business news in context, analysis with attitude

On Friday, we took note of how the folks who make Noxzema shaving cream may not have known that when they got as complaint on the phone the other day, the dissatisfied customer was none other than David Letterman. He told the story on “The Late Show” the other night. He’s been a 40-year user of Noxzema, but has found recently that the consistency had changed and that the cream would not stick to his face. He had one of his assistants call to complain.

The folks at Alberto-Culver told the Chicago Sun Times that they offered him a coupon for a new can, a move they said was “standard procedure.”

But Letterman said - on the air, to millions of viewers - that Noxzema said that it was having a nozzle problem.

Here’s what I wrote:

Here’s the real problem ... and it is only compounded by the fact that Letterman has a soapbox.

You had a four decade user of the product with a complaint. Loyal users can be advocates for a brand, but unhappy customers almost always can wreck a company’s brand equity. Dismissing a complaint so cavalierly only serves to compound the complaint, not solve it. Resolving the complaint - and showing real compassion - serves to reinforce the strength of the brand.

Furthermore, Letterman obviously was a loyal customer who cared enough about the brand to complain, as opposed to just switching to another brand.

So pay attention next time the phone rings. It may be a grousing customer offering you a real opportunity to show how great a company you are, and how strong your brand is.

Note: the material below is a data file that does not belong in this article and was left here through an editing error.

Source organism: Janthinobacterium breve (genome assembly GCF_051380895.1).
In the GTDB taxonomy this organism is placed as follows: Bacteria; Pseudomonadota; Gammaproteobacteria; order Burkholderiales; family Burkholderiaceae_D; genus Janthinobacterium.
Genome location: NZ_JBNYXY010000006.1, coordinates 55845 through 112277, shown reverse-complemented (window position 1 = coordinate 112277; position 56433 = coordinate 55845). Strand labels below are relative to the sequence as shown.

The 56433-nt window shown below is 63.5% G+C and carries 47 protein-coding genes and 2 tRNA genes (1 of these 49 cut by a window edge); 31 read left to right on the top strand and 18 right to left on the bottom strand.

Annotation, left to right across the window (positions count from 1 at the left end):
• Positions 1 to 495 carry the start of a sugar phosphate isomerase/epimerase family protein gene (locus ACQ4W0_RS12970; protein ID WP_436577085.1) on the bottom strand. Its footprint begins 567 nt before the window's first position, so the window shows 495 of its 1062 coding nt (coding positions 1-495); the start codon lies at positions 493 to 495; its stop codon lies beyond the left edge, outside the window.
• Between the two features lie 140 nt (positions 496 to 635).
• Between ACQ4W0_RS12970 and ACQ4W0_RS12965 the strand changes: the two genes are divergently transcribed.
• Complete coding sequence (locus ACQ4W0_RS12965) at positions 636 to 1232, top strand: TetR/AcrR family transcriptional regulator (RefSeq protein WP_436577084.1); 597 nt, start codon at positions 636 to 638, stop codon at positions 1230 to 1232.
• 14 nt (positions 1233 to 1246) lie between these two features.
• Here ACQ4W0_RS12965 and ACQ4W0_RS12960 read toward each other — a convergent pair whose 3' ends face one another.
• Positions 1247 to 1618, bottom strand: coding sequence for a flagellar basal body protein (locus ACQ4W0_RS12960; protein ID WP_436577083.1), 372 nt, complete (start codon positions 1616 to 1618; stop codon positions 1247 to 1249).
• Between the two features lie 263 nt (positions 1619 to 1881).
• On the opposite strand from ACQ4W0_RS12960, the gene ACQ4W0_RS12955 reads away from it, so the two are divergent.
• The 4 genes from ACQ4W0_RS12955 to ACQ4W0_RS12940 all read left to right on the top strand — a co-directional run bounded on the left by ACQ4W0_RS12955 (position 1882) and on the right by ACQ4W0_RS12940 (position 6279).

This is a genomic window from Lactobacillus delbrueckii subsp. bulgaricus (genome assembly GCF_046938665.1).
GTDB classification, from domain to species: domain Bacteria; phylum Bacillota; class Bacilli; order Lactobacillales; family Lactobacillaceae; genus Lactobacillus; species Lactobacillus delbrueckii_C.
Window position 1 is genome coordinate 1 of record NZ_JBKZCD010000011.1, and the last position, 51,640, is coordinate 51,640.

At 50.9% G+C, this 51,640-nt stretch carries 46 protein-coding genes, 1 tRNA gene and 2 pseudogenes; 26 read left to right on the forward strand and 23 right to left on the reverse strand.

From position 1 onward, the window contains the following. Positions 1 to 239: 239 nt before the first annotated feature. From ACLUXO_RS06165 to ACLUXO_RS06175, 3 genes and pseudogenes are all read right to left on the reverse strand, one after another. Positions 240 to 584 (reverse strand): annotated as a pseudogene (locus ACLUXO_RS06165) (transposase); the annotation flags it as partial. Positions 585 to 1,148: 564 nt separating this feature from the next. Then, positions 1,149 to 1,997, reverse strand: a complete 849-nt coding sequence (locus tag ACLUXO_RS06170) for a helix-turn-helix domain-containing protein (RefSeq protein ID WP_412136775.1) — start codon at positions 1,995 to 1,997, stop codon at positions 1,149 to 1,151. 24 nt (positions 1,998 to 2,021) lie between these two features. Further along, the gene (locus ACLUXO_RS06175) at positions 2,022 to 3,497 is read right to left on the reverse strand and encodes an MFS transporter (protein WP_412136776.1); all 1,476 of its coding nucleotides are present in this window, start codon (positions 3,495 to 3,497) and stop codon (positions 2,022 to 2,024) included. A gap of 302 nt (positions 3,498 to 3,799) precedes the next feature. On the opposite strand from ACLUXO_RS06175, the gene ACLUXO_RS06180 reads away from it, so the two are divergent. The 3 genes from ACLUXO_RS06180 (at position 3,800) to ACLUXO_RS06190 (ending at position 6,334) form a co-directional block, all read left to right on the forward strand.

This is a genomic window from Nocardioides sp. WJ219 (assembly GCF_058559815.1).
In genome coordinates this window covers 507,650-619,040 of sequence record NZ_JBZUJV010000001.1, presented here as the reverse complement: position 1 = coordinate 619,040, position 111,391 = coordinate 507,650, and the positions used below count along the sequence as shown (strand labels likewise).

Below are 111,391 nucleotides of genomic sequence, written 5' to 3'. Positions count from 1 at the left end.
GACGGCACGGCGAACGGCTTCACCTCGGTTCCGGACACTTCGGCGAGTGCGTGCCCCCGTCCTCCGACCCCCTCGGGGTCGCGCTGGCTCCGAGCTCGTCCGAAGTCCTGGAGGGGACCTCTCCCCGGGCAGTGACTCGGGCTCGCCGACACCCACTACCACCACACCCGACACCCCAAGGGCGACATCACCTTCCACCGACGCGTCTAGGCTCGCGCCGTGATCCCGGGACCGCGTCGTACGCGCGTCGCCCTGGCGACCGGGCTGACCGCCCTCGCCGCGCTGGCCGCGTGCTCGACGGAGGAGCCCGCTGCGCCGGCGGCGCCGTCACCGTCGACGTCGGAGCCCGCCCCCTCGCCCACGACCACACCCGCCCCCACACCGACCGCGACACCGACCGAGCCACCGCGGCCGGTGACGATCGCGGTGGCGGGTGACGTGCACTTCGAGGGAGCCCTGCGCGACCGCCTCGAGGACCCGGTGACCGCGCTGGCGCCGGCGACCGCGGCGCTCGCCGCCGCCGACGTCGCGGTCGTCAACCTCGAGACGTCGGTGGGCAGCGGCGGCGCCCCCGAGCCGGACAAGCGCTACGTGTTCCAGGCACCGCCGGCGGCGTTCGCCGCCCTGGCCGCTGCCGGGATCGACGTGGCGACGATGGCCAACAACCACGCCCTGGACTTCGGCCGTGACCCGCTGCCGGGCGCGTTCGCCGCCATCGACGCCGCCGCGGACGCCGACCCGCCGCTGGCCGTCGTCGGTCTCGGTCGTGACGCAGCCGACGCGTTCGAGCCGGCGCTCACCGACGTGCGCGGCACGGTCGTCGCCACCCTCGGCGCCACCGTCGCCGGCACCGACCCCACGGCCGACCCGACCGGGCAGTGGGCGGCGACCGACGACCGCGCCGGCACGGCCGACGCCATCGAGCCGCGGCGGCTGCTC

One MNB user objected to the way I conflated the various versions of events with a breakdown in customer service:

According to your story, Letterman was a loyal customer who cared enough to have a staff person complain.  Not make the call himself.  And you have his version of their response.  A second hand story, because he wasn’t the one making the call.

Then you have the version from the company side, again, not first hand.

One of the problems with having a platform is the credibility of the speaker, and sometimes things can be slanted for the effect of the moment.

Not saying things didn’t go just as Letterman related they did, but how do you know for sure?

Therein lies our dilemma, just because it’s on the web, on TV, on Radio... is it true?

You’re missing the point.

The essential facts of the case are not in dispute. Letterman had a staffer complain. The company offered a coupon. Letterman thought that the reaction was not appropriate, considering his four-decade loyalty to the brand.

I think that having a staffer make the call actually makes the Noxzema reaction more typical than if Letterman had called himself.

But here’s what even more important. Letterman has a soapbox, and used it. But every customer has a soapbox these days, on the internet ... and companies need to be more responsive, more sympathetic, more action-oriented when it comes to dealing with consumer complaints.

Get used to it.

MNB user Theresa Ruppert wrote: